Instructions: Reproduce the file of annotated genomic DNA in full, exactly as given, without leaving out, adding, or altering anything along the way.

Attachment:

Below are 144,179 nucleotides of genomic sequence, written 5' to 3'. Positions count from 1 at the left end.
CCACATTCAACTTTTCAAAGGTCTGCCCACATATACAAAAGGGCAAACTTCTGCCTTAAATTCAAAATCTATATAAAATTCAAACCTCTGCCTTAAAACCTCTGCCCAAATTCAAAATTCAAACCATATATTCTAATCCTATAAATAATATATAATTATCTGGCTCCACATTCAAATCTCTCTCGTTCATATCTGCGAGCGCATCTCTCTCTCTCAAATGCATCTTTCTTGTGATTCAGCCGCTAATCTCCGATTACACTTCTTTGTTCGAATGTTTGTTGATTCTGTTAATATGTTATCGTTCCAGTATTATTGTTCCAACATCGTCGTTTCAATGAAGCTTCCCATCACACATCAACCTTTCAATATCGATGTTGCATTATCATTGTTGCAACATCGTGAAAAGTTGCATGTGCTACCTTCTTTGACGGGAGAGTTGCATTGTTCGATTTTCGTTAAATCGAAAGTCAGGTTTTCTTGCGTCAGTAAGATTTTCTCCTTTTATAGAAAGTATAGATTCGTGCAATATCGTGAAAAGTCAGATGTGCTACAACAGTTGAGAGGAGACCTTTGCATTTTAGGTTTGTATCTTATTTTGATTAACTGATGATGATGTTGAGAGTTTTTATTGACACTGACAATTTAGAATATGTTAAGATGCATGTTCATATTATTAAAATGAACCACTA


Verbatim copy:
Below are 144,179 nucleotides of genomic sequence, written 5' to 3'. Positions count from 1 at the left end.
CCACATTCAACTTTTCAAAGGTCTGCCCACATATACAAAAGGGCAAACTTCTGCCTTAAATTCAAAATCTATATAAAATTCAAACCTCTGCCTTAAAACCTCTGCCCAAATTCAAAATTCAAACCATATATTCTAATCCTATAAATAATATATAATTATCTGGCTCCACATTCAAATCTCTCTCGTTCATATCTGCGAGCGCATCTCTCTCTCTCAAATGCATCTTTCTTGTGATTCAGCCGCTAATCTCCGATTACACTTCTTTGTTCGAATGTTTGTTGATTCTGTTAATATGTTATCGTTCCAGTATTATTGTTCCAACATCGTCGTTTCAATGAAGCTTCCCATCACACATCAACCTTTCAATATCGATGTTGCATTATCATTGTTGCAACATCGTGAAAAGTTGCATGTGCTACCTTCTTTGACGGGAGAGTTGCATTGTTCGATTTTCGTTAAATCGAAAGTCAGGTTTTCTTGCGTCAGTAAGATTTTCTCCTTTTATAGAAAGTATAGATTCGTGCAATATCGTGAAAAGTCAGATGTGCTACAACAGTTGAGAGGAGACCTTTGCATTTTAGGTTTGTATCTTATTTTGATTAACTGATGATGATGTTGAGAGTTTTTATTGACACTGACAATTTAGAATATGTTAAGATGCATGTTCATATTATTAAAATGAACCACTA